MRI-Based Measurement of Hippocampal Volume in Patients with Combat-Related Posttraumatic Stress Disorder

Department of Psychiatry, Yale University School of Medicine, New Haven, CT, USA.
American Journal of Psychiatry (Impact Factor: 12.3). 08/1995; 152(7):973-81. DOI: 10.1176/ajp.152.7.973
Source: PubMed

ABSTRACT Studies in nonhuman primates suggest that high levels of cortisol associated with stress have neurotoxic effects on the hippocampus, a brain structure involved in memory. The authors previously showed that patients with combat-related posttraumatic stress disorder (PTSD) had deficits in short-term memory. The purpose of this study was to compare the hippocampal volume of patients with PTSD to that of subjects without psychiatric disorder.
Magnetic resonance imaging was used to measure the volume of the hippocampus in 26 Vietnam combat veterans with PTSD and 22 comparison subjects selected to be similar to the patients in age, sex, race, years of education, socioeconomic status, body size, and years of alcohol abuse.
The PTSD patients had a statistically significant 8% smaller right hippocampal volume relative to that of the comparison subjects, but there was no difference in the volume of other brain regions (caudate and temporal lobe). Deficits in short-term verbal memory as measured with the Wechsler Memory Scale were associated with smaller right hippocampal volume in the PTSD patients only.
These findings are consistent with a smaller right hippocampal volume in PTSD that is associated with functional deficits in verbal memory.

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Available from: John Seibyl, Sep 29, 2015
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    • "cits in their declarative memory, even for events that have nothing to do with the original trauma (Bremner et al., 1995, 1997). These deficits are the result of lasting damage to the hippocampus, due to synaptic loss caused by adrenal steroids; such people are especially prone to further hippocampal damage caused by ongoing high levels of stress (reviewed in Kandel, 1999, and LeDoux, 1996). "
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    ABSTRACT: Recent advances in the cognitive, affective and social neurosciences have enabled these fields to study aspects of the mind that are central to psychoanalysis. These developments raise a number of possibilities for psychoanalysis. Can it engage the neurosciences in a productive and mutually enriching dialogue without compromising its own integrity and unique perspective? While many analysts welcome interdisciplinary exchanges with the neurosciences, termed neuropsychoanalysis, some have voiced concerns about their potentially deleterious effects on psychoanalytic theory and practice. In this paper we outline the development and aims of neuropsychoanalysis, and consider its reception in psychoanalysis and in the neurosciences. We then discuss some of the concerns raised within psychoanalysis, with particular emphasis on the epistemological foundations of neuropsychoanalysis. While this paper does not attempt to fully address the clinical applications of neuropsychoanalysis, we offer and discuss a brief case illustration in order to demonstrate that neuroscientific research findings can be used to enrich our models of the mind in ways that, in turn, may influence how analysts work with their patients. We will conclude that neuropsychoanalysis is grounded in the history of psychoanalysis, that it is part of the psychoanalytic worldview, and that it is necessary, albeit not sufficient, for the future viability of psychoanalysis. Copyright © 2015 Institute of Psychoanalysis.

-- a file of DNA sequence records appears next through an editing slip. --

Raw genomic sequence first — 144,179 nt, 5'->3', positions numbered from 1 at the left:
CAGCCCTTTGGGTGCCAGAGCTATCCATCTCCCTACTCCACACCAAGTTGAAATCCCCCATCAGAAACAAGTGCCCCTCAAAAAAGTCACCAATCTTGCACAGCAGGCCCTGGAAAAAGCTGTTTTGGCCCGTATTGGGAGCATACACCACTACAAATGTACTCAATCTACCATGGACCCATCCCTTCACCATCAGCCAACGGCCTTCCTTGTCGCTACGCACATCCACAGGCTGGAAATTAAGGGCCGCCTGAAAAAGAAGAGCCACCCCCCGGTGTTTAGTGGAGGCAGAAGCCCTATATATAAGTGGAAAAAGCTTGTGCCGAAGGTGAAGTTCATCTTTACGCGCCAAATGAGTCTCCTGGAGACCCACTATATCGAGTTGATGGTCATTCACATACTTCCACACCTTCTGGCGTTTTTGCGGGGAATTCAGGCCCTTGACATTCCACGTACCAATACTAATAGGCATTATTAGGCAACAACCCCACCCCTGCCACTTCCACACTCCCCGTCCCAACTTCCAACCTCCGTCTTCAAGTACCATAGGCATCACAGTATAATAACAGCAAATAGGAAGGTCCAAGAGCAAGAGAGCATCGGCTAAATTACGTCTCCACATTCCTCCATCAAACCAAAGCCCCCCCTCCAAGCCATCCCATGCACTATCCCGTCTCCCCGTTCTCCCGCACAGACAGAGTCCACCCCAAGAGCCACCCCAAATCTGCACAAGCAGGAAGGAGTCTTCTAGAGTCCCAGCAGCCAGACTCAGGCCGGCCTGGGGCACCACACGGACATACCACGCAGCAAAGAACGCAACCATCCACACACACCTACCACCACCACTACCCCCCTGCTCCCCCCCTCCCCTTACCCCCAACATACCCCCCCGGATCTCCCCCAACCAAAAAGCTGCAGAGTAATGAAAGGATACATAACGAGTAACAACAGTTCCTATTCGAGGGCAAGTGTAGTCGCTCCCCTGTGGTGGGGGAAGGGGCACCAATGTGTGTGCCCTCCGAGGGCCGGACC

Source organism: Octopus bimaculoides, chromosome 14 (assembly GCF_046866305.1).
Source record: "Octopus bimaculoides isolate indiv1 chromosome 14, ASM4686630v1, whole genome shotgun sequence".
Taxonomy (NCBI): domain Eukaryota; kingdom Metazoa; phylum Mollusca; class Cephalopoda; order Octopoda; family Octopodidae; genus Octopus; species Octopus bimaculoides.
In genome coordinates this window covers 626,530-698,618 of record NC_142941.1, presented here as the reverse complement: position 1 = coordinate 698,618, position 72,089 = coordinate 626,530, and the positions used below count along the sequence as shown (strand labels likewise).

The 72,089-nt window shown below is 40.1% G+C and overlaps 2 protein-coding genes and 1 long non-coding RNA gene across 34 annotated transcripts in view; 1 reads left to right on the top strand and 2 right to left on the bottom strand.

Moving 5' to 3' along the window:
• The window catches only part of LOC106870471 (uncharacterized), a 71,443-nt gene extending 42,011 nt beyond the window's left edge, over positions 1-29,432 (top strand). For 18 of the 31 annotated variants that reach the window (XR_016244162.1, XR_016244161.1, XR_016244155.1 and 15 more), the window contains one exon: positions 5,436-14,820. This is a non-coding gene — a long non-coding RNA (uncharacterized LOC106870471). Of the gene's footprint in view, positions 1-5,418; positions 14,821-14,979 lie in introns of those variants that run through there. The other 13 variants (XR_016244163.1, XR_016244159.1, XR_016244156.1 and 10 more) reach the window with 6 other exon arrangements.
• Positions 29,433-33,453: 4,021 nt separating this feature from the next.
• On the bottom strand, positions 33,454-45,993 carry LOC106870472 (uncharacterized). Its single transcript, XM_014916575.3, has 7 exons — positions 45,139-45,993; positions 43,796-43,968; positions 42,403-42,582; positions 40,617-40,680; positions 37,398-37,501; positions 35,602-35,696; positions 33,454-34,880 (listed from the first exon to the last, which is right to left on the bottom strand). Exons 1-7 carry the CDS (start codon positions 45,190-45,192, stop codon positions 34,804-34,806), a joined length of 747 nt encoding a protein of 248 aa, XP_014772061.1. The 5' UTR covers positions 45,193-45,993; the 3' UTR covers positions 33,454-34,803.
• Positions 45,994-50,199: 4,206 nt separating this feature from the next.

The International Journal of Psychoanalysis 07/2015; DOI:10.1111/1745-8315.12332 · 0.86 Impact Factor
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    • "Reduced vmPFC volumes have been observed in patients with PTSD (Hartley et al., 2011; Milad et al., 2005), which could be a risk factor (as well as a maintaining factor) in PTSD due to the role it plays in mediating effects of the hippocampus on the amygdala. Morphologic alterations in PTSD have also been found in the amygdala (Morey et al., 2012) and the hippocampus (Bremner et al., 1995), further pointing to the usefulness of circuit-level analysis to understand neural dysfunctions in this disorder. The circuit-level approach to understand contextual control of fear might also inform the representation of fear memories in the brain such that the orchestration of a hippocampal– dmPFC–amygdala network represents a core, systems-level engram of the contextual retrieval of threat cues. "
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    NeuroImage 07/2015; 122. DOI:10.1016/j.neuroimage.2015.07.051 · 6.36 Impact Factor
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    • "The central nervous system arousal is emphatically limbic, especially of the hippocampus and particularly of certain nuclei such as the locus ceruleus. Imaging studies show that when the disorder is chronic, these over-aroused areas become atrophied—particularly the right hippocampus (Bremner, 1995) and, in addition, there is some less significant frontal lobe atrophy. The negative PTSD phenomena I consider associated with the brain atrophy, especially in the right hippocampus, are reduced short term memory and reduced memory for early periods of childhood. "
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    DESCRIPTION: An effort to integrate data from videotaped interviews of severely traumatized persons (especially children) with physiological, imaging, and psychological studies in light of evolutionary theory of altruism.
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